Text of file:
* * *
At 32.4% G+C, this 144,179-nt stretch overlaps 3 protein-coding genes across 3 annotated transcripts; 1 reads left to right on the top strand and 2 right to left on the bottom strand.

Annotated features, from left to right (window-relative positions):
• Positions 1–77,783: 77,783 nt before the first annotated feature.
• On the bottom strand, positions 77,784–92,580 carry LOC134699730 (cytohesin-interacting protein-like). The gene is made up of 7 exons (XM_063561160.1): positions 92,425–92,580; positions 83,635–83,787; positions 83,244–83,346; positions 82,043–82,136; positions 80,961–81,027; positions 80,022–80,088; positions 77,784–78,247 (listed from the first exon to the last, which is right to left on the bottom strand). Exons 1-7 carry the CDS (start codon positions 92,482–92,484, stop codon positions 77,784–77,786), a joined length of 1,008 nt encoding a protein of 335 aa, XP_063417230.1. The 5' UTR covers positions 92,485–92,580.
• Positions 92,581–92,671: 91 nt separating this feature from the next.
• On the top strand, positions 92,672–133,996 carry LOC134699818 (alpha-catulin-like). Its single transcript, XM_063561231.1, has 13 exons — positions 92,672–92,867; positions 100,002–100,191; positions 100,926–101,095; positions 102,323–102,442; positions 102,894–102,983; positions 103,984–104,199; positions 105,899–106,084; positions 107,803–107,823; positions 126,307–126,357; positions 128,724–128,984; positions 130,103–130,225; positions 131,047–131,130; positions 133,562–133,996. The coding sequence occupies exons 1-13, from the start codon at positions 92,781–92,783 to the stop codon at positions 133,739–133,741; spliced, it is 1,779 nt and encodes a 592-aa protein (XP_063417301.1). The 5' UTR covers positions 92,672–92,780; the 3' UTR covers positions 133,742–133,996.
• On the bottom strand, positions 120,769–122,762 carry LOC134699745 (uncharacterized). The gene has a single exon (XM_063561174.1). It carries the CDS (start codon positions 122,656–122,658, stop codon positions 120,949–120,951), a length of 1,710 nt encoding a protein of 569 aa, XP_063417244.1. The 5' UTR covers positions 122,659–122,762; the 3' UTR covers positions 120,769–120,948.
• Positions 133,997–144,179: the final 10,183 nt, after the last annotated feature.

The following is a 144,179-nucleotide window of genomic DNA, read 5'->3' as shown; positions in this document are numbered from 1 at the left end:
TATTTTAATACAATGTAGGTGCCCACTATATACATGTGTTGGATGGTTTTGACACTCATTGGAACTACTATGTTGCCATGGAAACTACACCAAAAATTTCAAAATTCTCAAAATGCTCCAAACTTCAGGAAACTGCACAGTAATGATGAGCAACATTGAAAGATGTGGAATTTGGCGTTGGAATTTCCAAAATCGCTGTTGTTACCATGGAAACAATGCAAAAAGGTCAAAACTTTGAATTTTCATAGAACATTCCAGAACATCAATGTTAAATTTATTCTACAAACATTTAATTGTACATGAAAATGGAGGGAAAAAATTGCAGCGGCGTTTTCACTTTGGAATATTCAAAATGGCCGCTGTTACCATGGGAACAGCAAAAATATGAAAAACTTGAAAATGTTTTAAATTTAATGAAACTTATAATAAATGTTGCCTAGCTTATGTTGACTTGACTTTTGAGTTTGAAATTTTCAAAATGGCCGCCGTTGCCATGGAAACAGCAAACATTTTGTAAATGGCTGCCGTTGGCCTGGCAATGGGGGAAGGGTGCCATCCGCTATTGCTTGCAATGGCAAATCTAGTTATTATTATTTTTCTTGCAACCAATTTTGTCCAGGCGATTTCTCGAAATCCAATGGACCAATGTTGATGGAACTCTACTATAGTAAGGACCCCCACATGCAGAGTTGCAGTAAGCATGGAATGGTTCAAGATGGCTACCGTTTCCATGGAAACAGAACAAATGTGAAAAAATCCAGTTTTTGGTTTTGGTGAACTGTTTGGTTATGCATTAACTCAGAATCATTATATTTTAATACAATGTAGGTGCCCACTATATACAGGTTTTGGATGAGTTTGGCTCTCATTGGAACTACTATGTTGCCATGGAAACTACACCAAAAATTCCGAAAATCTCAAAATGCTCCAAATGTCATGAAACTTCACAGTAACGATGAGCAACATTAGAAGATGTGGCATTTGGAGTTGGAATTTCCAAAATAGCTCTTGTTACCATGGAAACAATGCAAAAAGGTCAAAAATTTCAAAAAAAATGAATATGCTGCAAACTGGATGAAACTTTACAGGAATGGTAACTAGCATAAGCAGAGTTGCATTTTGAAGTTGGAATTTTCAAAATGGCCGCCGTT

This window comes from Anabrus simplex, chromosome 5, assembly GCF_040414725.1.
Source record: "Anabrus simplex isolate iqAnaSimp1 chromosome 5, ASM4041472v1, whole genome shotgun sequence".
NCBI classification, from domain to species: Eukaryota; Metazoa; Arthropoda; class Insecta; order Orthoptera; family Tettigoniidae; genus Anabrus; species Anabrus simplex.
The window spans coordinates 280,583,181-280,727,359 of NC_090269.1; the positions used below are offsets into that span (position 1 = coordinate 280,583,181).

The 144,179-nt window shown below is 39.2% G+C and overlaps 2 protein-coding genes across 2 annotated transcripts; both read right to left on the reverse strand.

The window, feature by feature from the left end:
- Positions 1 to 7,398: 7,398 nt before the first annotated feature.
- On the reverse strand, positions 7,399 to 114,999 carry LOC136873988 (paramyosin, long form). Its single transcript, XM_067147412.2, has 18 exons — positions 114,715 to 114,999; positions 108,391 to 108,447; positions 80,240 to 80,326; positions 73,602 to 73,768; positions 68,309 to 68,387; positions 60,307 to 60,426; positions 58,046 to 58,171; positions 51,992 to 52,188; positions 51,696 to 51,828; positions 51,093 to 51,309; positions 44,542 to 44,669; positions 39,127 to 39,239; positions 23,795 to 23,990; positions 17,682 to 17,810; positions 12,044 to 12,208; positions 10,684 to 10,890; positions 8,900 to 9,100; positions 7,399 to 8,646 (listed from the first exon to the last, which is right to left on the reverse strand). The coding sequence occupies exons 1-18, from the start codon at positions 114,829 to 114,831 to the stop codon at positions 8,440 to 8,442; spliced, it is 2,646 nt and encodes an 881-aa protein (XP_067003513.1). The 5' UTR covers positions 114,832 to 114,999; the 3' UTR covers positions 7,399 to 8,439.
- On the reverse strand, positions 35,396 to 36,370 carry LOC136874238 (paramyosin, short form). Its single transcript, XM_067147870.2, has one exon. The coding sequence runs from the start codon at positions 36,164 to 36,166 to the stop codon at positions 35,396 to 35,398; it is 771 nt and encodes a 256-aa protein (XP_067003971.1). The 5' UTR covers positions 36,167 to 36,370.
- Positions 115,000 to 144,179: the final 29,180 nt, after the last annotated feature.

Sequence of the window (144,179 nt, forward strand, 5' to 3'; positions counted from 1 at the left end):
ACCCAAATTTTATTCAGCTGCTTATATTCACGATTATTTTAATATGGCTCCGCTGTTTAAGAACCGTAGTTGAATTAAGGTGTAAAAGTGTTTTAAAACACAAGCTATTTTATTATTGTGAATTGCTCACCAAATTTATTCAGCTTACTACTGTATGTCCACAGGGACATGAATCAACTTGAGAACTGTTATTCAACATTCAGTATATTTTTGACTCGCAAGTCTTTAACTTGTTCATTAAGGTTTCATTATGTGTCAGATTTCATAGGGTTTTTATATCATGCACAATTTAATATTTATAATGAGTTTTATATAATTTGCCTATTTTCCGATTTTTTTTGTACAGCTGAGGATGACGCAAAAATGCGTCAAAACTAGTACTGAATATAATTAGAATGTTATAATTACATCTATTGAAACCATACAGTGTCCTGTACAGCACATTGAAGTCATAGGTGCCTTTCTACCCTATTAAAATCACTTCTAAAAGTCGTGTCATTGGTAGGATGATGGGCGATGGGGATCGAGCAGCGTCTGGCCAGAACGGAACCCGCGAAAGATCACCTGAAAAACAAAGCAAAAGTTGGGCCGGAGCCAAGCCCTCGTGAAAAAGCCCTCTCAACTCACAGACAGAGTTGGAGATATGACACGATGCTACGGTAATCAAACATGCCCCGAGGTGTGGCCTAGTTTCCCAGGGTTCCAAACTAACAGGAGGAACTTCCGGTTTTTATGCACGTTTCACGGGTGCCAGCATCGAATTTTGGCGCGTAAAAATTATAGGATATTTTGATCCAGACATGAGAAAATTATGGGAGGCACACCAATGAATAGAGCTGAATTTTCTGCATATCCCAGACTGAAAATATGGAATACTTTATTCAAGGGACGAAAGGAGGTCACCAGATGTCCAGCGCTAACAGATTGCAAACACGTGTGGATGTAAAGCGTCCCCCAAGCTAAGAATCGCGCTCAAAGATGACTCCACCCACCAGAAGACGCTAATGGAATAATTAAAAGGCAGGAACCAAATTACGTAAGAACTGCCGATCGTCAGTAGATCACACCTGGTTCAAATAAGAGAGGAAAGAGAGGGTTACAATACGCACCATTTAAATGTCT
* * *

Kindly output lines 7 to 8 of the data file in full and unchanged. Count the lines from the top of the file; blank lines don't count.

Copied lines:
• On the bottom strand, positions 120,769–122,762 carry LOC134699745 (uncharacterized). The gene has a single exon (XM_063561174.1). It carries the CDS (start codon positions 122,656–122,658, stop codon positions 120,949–120,951), a length of 1,710 nt encoding a protein of 569 aa, XP_063417244.1. The 5' UTR covers positions 122,659–122,762; the 3' UTR covers positions 120,769–120,948.
• Positions 133,997–144,179: the final 10,183 nt, after the last annotated feature.